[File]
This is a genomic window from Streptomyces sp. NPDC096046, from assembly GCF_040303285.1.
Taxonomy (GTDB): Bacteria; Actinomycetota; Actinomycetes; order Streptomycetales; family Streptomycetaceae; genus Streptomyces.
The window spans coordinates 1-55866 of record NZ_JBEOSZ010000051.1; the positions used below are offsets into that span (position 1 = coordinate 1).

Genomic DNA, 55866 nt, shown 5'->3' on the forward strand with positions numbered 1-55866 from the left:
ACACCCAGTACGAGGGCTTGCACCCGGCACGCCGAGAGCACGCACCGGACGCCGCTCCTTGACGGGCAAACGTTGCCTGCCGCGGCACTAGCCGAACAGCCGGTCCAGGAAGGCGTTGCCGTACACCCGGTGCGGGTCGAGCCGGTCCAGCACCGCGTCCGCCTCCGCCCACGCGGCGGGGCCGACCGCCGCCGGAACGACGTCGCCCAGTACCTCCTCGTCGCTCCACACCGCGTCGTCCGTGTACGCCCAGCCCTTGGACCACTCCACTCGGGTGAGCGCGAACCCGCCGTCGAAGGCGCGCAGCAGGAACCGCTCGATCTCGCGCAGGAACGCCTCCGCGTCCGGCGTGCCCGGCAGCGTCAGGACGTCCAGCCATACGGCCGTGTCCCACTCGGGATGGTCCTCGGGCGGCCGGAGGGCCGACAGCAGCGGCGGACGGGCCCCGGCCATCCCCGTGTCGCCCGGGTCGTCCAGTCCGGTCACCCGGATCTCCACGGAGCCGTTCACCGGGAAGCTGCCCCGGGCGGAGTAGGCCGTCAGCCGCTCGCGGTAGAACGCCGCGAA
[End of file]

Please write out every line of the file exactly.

This is a genomic window from Streptomyces sp. NPDC096046, from assembly GCF_040303285.1.
Taxonomy (GTDB): Bacteria; Actinomycetota; Actinomycetes; order Streptomycetales; family Streptomycetaceae; genus Streptomyces.
The window spans coordinates 1-55866 of record NZ_JBEOSZ010000051.1; the positions used below are offsets into that span (position 1 = coordinate 1).

Genomic DNA, 55866 nt, shown 5'->3' on the forward strand with positions numbered 1-55866 from the left:
ACACCCAGTACGAGGGCTTGCACCCGGCACGCCGAGAGCACGCACCGGACGCCGCTCCTTGACGGGCAAACGTTGCCTGCCGCGGCACTAGCCGAACAGCCGGTCCAGGAAGGCGTTGCCGTACACCCGGTGCGGGTCGAGCCGGTCCAGCACCGCGTCCGCCTCCGCCCACGCGGCGGGGCCGACCGCCGCCGGAACGACGTCGCCCAGTACCTCCTCGTCGCTCCACACCGCGTCGTCCGTGTACGCCCAGCCCTTGGACCACTCCACTCGGGTGAGCGCGAACCCGCCGTCGAAGGCGCGCAGCAGGAACCGCTCGATCTCGCGCAGGAACGCCTCCGCGTCCGGCGTGCCCGGCAGCGTCAGGACGTCCAGCCATACGGCCGTGTCCCACTCGGGATGGTCCTCGGGCGGCCGGAGGGCCGACAGCAGCGGCGGACGGGCCCCGGCCATCCCCGTGTCGCCCGGGTCGTCCAGTCCGGTCACCCGGATCTCCACGGAGCCGTTCACCGGGAAGCTGCCCCGGGCGGAGTAGGCCGTCAGCCGCTCGCGGTAGAACGCCGCGAA